Choosing to separate from your spouse is a difficult decision, and one not made lightly. After all, there is more impact beyond yourself and your spouse. Both Catholic annulment and civil divorce have ripple effects that impact family and friends, whether they are connected to both of you or just one spouse or the other. While your parents, siblings, or friends may feel the impact of your separation, no one is going to feel the effects more than your children. No matter whether your children are very young or already grown, there is no denying that they will feel the impact of your split. Here is what to consider to help your children handle this process as well as possible.
The Initial Impact
When you and your spouse decide to split, whether you start with a civil divorce or choose to file for annulment at the same time, the initial days and how you handle them will have an immense impact on your children’s lives. It’s important to note that, no, divorce and annulment are not guaranteed to hurt your children. In many cases, your children likely understand, at least to some extent, the level of conflict that has led to separation and the difficult decision to end your marriage. It’s often the case that your children will feel some level of relief upon separation, if only because it reduces the level of conflict they experience at home. However, if you and your spouse keep conflict out of the home, announcing divorce and annulment can be more surprising and jarring.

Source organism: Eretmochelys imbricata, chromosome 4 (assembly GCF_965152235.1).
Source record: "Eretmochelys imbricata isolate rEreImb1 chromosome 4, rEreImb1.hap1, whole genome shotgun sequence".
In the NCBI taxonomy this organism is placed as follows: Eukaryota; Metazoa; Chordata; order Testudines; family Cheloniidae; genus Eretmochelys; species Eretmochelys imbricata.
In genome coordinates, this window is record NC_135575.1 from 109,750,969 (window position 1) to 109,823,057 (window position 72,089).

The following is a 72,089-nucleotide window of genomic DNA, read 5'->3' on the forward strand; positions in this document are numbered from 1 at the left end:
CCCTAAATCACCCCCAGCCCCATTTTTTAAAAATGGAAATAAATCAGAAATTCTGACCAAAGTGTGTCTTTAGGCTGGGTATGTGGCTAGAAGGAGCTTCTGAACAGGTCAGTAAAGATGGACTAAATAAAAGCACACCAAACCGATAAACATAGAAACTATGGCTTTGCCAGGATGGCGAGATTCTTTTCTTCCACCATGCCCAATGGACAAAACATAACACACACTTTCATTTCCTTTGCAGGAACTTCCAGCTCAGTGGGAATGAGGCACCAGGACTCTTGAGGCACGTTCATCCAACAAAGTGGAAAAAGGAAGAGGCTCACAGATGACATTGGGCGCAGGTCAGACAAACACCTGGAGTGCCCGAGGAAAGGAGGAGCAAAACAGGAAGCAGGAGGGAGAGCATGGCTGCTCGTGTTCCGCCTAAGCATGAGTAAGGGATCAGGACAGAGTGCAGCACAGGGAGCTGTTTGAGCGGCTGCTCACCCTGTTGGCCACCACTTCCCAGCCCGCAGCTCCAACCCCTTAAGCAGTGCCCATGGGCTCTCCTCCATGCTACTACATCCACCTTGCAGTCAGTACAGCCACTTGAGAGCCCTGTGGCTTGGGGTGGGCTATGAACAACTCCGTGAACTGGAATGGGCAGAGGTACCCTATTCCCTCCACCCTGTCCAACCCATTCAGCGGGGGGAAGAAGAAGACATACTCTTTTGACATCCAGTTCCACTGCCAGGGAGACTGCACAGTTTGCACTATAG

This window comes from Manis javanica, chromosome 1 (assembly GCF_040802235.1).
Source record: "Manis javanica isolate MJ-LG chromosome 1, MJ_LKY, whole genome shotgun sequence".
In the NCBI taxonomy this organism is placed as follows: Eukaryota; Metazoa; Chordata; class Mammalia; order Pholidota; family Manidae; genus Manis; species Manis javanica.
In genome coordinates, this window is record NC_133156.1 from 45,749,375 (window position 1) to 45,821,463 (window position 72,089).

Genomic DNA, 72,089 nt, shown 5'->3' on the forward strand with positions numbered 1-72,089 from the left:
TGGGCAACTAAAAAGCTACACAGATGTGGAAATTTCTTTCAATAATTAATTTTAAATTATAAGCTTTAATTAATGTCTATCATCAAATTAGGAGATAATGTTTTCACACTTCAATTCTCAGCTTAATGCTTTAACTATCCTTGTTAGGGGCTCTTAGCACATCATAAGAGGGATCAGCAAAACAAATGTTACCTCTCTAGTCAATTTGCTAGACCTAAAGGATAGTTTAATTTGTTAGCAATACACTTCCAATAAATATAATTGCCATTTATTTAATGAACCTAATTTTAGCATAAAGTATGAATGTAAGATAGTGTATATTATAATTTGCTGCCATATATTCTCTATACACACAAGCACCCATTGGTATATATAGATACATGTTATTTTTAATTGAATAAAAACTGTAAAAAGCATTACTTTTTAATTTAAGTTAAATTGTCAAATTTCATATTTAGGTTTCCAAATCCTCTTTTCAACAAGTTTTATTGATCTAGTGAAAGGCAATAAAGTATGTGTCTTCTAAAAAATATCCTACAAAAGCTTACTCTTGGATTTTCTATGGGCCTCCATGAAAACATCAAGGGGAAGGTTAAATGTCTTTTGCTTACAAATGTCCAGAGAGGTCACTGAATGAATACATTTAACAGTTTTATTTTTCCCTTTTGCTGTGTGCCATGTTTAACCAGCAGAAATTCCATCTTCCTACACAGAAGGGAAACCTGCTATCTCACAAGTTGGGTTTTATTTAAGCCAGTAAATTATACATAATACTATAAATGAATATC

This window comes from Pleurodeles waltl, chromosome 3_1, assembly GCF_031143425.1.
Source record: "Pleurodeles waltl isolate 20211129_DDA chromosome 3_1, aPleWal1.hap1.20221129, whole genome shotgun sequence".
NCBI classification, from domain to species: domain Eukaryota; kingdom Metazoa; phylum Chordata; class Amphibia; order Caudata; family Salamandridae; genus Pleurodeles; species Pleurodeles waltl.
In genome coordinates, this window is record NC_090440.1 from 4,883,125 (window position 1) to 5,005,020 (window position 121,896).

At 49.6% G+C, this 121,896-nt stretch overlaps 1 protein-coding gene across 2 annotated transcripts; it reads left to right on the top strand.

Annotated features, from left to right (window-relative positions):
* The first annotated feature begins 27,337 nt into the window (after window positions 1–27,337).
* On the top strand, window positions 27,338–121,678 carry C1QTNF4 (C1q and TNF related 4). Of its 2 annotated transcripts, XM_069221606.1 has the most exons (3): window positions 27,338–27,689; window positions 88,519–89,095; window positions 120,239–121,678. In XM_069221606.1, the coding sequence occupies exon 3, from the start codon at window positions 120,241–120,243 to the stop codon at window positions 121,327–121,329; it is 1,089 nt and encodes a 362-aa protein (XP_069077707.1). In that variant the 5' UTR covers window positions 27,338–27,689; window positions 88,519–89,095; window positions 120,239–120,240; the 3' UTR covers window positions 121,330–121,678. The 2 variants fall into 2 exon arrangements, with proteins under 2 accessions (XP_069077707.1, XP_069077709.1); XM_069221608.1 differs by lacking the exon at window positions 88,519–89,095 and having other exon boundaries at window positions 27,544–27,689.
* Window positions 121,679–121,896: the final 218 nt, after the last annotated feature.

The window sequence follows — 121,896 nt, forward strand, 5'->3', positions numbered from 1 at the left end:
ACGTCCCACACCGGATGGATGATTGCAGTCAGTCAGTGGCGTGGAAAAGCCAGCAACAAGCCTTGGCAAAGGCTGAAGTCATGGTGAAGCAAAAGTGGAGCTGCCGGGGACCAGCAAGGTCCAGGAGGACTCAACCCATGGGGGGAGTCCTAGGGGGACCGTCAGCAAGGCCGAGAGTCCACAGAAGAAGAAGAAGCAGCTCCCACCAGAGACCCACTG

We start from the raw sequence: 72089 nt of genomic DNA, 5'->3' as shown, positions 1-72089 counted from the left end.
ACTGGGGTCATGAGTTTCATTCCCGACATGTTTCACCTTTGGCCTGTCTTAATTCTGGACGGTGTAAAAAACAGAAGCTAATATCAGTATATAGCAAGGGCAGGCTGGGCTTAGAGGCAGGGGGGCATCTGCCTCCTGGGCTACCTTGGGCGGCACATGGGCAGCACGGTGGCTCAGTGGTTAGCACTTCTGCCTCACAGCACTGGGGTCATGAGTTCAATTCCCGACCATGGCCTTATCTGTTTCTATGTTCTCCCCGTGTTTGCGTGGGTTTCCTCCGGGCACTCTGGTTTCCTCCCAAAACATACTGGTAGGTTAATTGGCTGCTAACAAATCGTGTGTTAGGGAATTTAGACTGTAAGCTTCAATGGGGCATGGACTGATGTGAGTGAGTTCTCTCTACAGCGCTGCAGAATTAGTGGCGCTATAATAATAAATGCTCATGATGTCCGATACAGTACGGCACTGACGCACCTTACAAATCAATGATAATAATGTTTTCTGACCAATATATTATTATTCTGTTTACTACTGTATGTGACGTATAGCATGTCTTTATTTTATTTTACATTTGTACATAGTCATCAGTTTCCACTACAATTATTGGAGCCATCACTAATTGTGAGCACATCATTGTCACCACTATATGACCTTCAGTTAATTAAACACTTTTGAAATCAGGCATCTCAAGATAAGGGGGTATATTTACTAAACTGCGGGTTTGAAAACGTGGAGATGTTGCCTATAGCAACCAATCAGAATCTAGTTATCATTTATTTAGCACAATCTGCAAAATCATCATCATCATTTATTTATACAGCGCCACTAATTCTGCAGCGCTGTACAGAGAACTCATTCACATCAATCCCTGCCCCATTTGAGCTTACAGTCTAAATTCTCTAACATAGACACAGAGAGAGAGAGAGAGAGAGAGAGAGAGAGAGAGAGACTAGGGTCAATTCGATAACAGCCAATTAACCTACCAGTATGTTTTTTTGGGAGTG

Understanding this helps you better prepare for how to tell your children of the changes to come. And yes, it is a good idea to tell your children about what’s happening, no matter how old they are. Clear communication is a valuable part of helping your children through the entire divorce and annulment process. It’s a good way to remove as much uncertainty as possible. Discussing an upcoming divorce and annulment with your kids is a good way to clarify what they can expect from the future, give them a chance to ask questions, and — possibly the most important aspect — give them an outlet to experience and process their emotions.
Life for your children will undoubtedly change as divorce and annulment progress. In a real-world way, the separation can mean a new home, a new school, and an overall change in resources and routine. Being hands-on, being available, and creating new routines will help your children shift into their new normal more easily. As we mentioned above, communication is key, and it will continue to be for months to come.
If your children are older, say middle school or high school aged, they may have bigger questions about how their lives will be impacted. For example, teens who are old enough to understand the basics of the Catholic annulment process may have questions about legitimacy or how their life at church may be impacted. It’s important to give your children an outlet for those questions to help them better process everything in a healthy manner and adjust to the changes. Consider discussing your own thoughts through the process; it’s okay to talk about feeling sad or upset, as long as you don’t use that as an opportunity to slander your ex-spouse. You can also arrange for a time to sit down with your church’s priest to give your children another resource for processing everything.
Catholic Annulment Help
Just like you’re taking care of your children through this process, it’s important to take care of yourself mentally/emotionally. The Catholic annulment process doesn’t have to be daunting or complicated. Connect with the compassionate, experienced team at Catholic Annulment - Another Chance for help beginning the annulment process.